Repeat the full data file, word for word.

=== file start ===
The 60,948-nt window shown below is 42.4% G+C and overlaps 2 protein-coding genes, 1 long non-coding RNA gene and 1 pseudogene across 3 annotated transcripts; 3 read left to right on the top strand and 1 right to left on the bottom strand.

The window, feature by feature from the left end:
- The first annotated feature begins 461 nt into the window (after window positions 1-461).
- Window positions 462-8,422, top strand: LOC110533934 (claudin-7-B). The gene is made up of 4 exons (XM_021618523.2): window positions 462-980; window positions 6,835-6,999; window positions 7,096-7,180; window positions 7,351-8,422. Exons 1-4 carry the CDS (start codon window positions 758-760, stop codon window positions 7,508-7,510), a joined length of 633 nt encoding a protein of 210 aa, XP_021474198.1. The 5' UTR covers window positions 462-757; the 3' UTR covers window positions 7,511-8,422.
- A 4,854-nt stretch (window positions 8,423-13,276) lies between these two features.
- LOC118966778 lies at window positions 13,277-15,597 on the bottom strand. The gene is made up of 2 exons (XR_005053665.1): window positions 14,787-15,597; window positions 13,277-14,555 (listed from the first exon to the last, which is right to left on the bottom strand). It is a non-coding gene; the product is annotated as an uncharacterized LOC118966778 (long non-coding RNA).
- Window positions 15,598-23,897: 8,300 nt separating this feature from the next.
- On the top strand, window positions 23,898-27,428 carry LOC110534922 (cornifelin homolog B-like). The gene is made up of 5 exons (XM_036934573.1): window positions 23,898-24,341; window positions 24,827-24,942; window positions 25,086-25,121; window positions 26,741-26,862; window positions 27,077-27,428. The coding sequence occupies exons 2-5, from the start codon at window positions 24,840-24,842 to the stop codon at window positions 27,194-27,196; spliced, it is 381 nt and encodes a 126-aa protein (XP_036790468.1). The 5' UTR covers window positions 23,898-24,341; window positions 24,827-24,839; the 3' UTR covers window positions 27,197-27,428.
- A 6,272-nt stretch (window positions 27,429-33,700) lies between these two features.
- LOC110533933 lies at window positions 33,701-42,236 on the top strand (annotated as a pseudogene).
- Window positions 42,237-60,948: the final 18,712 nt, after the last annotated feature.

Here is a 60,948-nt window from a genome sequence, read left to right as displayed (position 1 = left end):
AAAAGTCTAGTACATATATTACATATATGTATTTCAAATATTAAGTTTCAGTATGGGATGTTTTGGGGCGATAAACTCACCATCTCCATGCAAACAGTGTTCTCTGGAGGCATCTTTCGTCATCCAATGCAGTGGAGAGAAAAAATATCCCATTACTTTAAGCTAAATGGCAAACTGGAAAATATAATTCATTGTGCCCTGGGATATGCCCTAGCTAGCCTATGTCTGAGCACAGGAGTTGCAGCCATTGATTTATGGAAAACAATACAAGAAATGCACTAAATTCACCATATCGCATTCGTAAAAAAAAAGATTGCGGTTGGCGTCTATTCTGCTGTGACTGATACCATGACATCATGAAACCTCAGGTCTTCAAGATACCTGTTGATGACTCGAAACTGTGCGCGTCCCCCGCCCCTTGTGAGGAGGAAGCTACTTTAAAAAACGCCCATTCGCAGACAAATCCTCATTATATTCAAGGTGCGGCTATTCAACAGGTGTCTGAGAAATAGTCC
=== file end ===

The 60,948-nt window shown below is 42.4% G+C and overlaps 2 protein-coding genes, 1 long non-coding RNA gene and 1 pseudogene across 3 annotated transcripts; 3 read left to right on the top strand and 1 right to left on the bottom strand.

The window, feature by feature from the left end:
- The first annotated feature begins 461 nt into the window (after window positions 1-461).
- Window positions 462-8,422, top strand: LOC110533934 (claudin-7-B). The gene is made up of 4 exons (XM_021618523.2): window positions 462-980; window positions 6,835-6,999; window positions 7,096-7,180; window positions 7,351-8,422. Exons 1-4 carry the CDS (start codon window positions 758-760, stop codon window positions 7,508-7,510), a joined length of 633 nt encoding a protein of 210 aa, XP_021474198.1. The 5' UTR covers window positions 462-757; the 3' UTR covers window positions 7,511-8,422.
- A 4,854-nt stretch (window positions 8,423-13,276) lies between these two features.
- LOC118966778 lies at window positions 13,277-15,597 on the bottom strand. The gene is made up of 2 exons (XR_005053665.1): window positions 14,787-15,597; window positions 13,277-14,555 (listed from the first exon to the last, which is right to left on the bottom strand). It is a non-coding gene; the product is annotated as an uncharacterized LOC118966778 (long non-coding RNA).
- Window positions 15,598-23,897: 8,300 nt separating this feature from the next.
- On the top strand, window positions 23,898-27,428 carry LOC110534922 (cornifelin homolog B-like). The gene is made up of 5 exons (XM_036934573.1): window positions 23,898-24,341; window positions 24,827-24,942; window positions 25,086-25,121; window positions 26,741-26,862; window positions 27,077-27,428. The coding sequence occupies exons 2-5, from the start codon at window positions 24,840-24,842 to the stop codon at window positions 27,194-27,196; spliced, it is 381 nt and encodes a 126-aa protein (XP_036790468.1). The 5' UTR covers window positions 23,898-24,341; window positions 24,827-24,839; the 3' UTR covers window positions 27,197-27,428.
- A 6,272-nt stretch (window positions 27,429-33,700) lies between these two features.
- LOC110533933 lies at window positions 33,701-42,236 on the top strand (annotated as a pseudogene).
- Window positions 42,237-60,948: the final 18,712 nt, after the last annotated feature.

Here is a 60,948-nt window from a genome sequence, read left to right as displayed (position 1 = left end):
AAAAGTCTAGTACATATATTACATATATGTATTTCAAATATTAAGTTTCAGTATGGGATGTTTTGGGGCGATAAACTCACCATCTCCATGCAAACAGTGTTCTCTGGAGGCATCTTTCGTCATCCAATGCAGTGGAGAGAAAAAATATCCCATTACTTTAAGCTAAATGGCAAACTGGAAAATATAATTCATTGTGCCCTGGGATATGCCCTAGCTAGCCTATGTCTGAGCACAGGAGTTGCAGCCATTGATTTATGGAAAACAATACAAGAAATGCACTAAATTCACCATATCGCATTCGTAAAAAAAAAGATTGCGGTTGGCGTCTATTCTGCTGTGACTGATACCATGACATCATGAAACCTCAGGTCTTCAAGATACCTGTTGATGACTCGAAACTGTGCGCGTCCCCCGCCCCTTGTGAGGAGGAAGCTACTTTAAAAAACGCCCATTCGCAGACAAATCCTCATTATATTCAAGGTGCGGCTATTCAACAGGTGTCTGAGAAATAGTCC